Home > Terrible Tories > The Tories’ post-recession record on unemployment: not a pretty graph

The Tories’ post-recession record on unemployment: not a pretty graph

I’m sure Giles at Freethinking Economist will be delighted to know that I’ve just been listening to LibDem MP Chris Huhne talking sense on the radio about the Tories’ post-recession record, in light of the news yesterday.

If I get a chance later I’ll transcribe a bit of what he said from the clever computer widget thing,  but in the meantime here it is a nutshell with some graphs from the Office for National Statistics.

Here’s the ONS graph showing three different recessions:

And here’s the ONS graph showing unemployment rates over the same time elapses:

Taken together these show that under the Tories in the 1980s unemployment went on rising for a further 4 and a half years AFTER the end of recession (in fact Chris Huhne said it rose for six years, so he may be using different data, but the point is the same).

This time around, the unemployment rate has already started to fall, though of course it may rise again (and the growth of part-time employment has also helped.

But why did this continued rise happen under the Tories? 

Well, Chris Huhne suggests that it’s because the Tories adapted exactly the same tactics as they’re proposing to adopt this time around if they win the election. 

I’m inclined to agree with a LibDem on this occasion, despite his party’s rhetorical schizophrenia on the general issue of ‘fiscal consolidation’/’locking in growth’ and all those other very new terms which don’t mention people at all.

The Tory MP on the radio show (I missed his name) refused to talk of unemployment, but kept banging on about ‘credibility with international finance’.  No change there then.

Categories: Terrible Tories
  1. Barney Stannard
    January 27, 2010 at 7:13 pm

    You may well be right about the Tories policies. But no one really knows.

    On the soveriegn debt issue, have you seen that the head of the world’s largest (or one thereof) bond trader, Pimco, has labelled British gilts as ‘sitting on nitroglycerine’ and said he’s pulled out. There are lots of people now talking about a rush from gilts as soon as the plug is pulled on QE.

  2. paulinlancs
    January 28, 2010 at 5:57 pm

    Barney: No, I’d not seen this. Interesting. it’s hard to say what the motives are, but it’s an interestingly different take from Giles’ (his new post) AND from what Huhne said on the radio about the markets actually being more interested in long term growth than short term fiscal balance (though he did so as a political swipe at the Tory opponent. I must transcribe it as promised. I did ask Giles for his view on this and he said some interestig stuff about PIMCO’s position relative say to a pension fund, though I cant; find it right now. i remember this striking a chord cos Mandelson referred in his recent speech specifically to the role of pension funds in the economic masterplan he was trying to set out – it was unclear though what he meant.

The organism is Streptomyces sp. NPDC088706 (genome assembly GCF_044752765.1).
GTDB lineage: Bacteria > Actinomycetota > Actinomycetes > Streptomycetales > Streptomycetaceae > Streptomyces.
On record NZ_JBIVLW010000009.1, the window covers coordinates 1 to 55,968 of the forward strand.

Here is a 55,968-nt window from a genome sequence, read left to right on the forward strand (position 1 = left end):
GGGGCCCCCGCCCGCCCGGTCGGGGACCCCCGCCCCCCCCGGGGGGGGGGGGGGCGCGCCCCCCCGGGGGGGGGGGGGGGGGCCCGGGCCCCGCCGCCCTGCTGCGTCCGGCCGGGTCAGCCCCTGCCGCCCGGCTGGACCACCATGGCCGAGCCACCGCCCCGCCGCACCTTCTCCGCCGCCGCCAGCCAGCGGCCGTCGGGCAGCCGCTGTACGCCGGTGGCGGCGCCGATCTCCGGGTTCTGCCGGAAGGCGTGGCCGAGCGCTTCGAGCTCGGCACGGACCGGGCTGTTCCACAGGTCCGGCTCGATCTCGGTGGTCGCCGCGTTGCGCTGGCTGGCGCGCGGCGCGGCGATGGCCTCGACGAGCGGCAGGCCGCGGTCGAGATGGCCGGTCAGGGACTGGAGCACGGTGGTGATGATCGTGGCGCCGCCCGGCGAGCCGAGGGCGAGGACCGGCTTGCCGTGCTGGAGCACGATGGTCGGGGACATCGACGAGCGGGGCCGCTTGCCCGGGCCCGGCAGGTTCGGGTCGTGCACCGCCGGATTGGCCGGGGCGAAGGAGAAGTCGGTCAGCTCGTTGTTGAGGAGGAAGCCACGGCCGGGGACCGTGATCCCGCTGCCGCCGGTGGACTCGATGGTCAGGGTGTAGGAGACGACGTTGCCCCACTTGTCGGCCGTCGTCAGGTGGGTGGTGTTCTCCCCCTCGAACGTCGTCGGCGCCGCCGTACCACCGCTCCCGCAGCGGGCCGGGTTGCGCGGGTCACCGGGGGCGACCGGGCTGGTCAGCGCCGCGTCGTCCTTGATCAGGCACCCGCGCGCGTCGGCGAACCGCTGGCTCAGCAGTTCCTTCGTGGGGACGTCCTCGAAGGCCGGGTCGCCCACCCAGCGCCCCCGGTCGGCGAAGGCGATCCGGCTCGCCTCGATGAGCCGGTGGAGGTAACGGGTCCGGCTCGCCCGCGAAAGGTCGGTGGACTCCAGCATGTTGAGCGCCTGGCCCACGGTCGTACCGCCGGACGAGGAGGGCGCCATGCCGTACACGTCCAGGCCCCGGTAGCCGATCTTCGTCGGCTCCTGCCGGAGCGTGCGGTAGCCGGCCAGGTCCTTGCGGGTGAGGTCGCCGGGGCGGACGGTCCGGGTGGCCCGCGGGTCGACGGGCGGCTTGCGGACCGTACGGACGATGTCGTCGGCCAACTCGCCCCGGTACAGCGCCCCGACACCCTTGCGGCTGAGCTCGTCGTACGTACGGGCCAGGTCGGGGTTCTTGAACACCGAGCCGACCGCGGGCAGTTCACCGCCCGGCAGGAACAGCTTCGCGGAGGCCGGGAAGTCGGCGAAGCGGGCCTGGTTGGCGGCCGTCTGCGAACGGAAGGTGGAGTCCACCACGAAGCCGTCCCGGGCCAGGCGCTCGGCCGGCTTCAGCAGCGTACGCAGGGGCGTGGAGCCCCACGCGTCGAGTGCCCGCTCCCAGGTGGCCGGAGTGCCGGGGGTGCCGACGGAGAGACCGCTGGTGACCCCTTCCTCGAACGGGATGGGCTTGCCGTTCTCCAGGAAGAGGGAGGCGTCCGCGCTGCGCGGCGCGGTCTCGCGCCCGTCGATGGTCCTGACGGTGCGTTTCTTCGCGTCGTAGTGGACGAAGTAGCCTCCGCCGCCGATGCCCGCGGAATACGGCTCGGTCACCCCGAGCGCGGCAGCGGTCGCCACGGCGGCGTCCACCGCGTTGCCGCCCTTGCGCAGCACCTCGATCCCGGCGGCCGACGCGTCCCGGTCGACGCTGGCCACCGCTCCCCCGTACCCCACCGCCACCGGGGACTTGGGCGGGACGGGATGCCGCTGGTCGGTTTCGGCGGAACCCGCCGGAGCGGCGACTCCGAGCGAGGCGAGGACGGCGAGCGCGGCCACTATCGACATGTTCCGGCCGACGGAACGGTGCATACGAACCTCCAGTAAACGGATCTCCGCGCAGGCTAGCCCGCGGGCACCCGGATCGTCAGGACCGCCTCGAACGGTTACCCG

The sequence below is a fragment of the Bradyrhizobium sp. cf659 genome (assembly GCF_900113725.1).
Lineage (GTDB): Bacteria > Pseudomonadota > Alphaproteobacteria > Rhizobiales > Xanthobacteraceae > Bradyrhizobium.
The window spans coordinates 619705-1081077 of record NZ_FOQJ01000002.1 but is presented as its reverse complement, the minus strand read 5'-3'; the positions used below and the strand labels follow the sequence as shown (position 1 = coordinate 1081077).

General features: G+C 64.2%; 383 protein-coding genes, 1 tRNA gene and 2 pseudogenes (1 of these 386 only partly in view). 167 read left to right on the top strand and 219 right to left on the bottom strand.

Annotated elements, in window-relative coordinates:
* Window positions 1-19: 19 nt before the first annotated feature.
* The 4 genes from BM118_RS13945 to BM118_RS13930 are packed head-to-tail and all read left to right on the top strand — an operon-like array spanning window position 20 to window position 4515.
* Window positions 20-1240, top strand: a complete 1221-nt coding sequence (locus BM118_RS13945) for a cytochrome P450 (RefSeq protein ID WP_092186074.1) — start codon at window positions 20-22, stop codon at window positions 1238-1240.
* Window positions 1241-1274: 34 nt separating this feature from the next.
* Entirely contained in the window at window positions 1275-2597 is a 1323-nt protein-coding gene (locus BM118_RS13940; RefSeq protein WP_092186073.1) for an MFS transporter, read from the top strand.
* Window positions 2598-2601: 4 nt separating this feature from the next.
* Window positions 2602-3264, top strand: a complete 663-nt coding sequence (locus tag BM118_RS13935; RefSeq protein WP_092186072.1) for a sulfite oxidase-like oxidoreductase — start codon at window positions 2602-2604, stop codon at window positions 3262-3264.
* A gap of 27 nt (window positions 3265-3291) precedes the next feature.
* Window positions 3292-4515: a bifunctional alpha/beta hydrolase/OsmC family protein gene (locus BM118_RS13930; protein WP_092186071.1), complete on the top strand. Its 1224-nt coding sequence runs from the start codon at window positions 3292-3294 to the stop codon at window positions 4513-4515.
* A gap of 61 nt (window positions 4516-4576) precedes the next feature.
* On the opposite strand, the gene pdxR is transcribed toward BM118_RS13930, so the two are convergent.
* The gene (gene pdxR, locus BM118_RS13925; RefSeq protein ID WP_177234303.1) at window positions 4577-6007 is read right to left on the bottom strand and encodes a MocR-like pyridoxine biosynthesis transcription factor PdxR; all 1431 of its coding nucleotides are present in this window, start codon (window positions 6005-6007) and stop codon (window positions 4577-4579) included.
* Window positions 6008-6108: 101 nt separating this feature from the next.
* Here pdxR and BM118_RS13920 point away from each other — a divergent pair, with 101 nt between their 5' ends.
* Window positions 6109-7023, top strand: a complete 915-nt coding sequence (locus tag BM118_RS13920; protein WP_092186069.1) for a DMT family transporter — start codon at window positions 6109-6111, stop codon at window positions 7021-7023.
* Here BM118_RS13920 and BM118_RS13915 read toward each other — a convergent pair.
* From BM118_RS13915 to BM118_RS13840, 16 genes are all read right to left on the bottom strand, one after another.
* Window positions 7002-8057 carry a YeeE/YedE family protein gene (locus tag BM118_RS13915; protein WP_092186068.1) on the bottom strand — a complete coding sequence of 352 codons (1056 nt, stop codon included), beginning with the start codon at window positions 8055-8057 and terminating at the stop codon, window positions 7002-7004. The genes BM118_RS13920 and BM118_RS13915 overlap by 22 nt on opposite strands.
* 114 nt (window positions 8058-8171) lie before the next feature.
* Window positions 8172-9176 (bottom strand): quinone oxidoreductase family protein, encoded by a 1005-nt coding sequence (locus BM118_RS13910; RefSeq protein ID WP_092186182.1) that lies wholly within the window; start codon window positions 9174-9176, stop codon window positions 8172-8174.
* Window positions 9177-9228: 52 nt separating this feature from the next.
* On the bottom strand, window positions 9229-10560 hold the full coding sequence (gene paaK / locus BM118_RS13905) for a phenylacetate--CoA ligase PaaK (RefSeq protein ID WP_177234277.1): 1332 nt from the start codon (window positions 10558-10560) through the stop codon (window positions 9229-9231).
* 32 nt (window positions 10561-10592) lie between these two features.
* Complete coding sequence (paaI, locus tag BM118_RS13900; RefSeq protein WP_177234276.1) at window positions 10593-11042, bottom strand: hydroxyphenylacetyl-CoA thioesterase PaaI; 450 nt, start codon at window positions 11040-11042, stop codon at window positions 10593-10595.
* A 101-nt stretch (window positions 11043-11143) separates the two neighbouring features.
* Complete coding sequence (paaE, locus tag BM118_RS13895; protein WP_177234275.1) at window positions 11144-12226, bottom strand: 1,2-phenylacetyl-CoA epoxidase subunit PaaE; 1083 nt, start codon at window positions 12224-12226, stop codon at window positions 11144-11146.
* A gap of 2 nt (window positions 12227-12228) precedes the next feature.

Thanks for jogging my memory on this stuff, which I’d kind of drifted away from. i feel a post critiqued-by-you coming on, though I’m also aware I owe you a substantial post on sovereign debt default and your this is surely madness’ view (I’ve got one in note form around comparing Iceland with Democratic Republic of Congo to draw out some of my logics, which seeks to build on Dave’s Iceland post). Never seems to be enough time, mind.

  3. Barney Stannard
    January 29, 2010 at 12:14 am

    There never is. I sympathise.

    Re the guy at PIMCO’s motives, I have no idea, depends what kind of guy he is etc, but I guess they are pretty honest.

    Re the bond market; Huhne was a pretty talented bond trader, but I think if we’re honest no one can be certain what the bond market will do in the coming year or so. QE is a new phenomenon and we simply cannot be certain what will happen when it ends.

    I think if we’re honest we should all admit that to varying degrees we are flying blind in this. We don’t know what the effect of cutting government expenditure will be on demand, and we don’t know how the bond markets will play out. We can make (do differing degrees) educated guesses, but no one really knows, because this particular situation hasn’t occured before.

    So let us hope that whoever ends up in power guesses right.

  4. Brian Wilkinson
    May 4, 2010 at 6:30 pm

    Thank god at last something to repudiate this often repeated bullshit. I lived through the eighties and was unemplyed for over a year during it so Im tired of hearing how this is comparable. You are now saved in favourites cheers

  1. January 28, 2010 at 8:05 am
  2. January 31, 2010 at 10:33 am
  3. February 18, 2010 at 9:55 am
  4. March 26, 2010 at 12:57 pm
  5. June 9, 2010 at 5:40 pm

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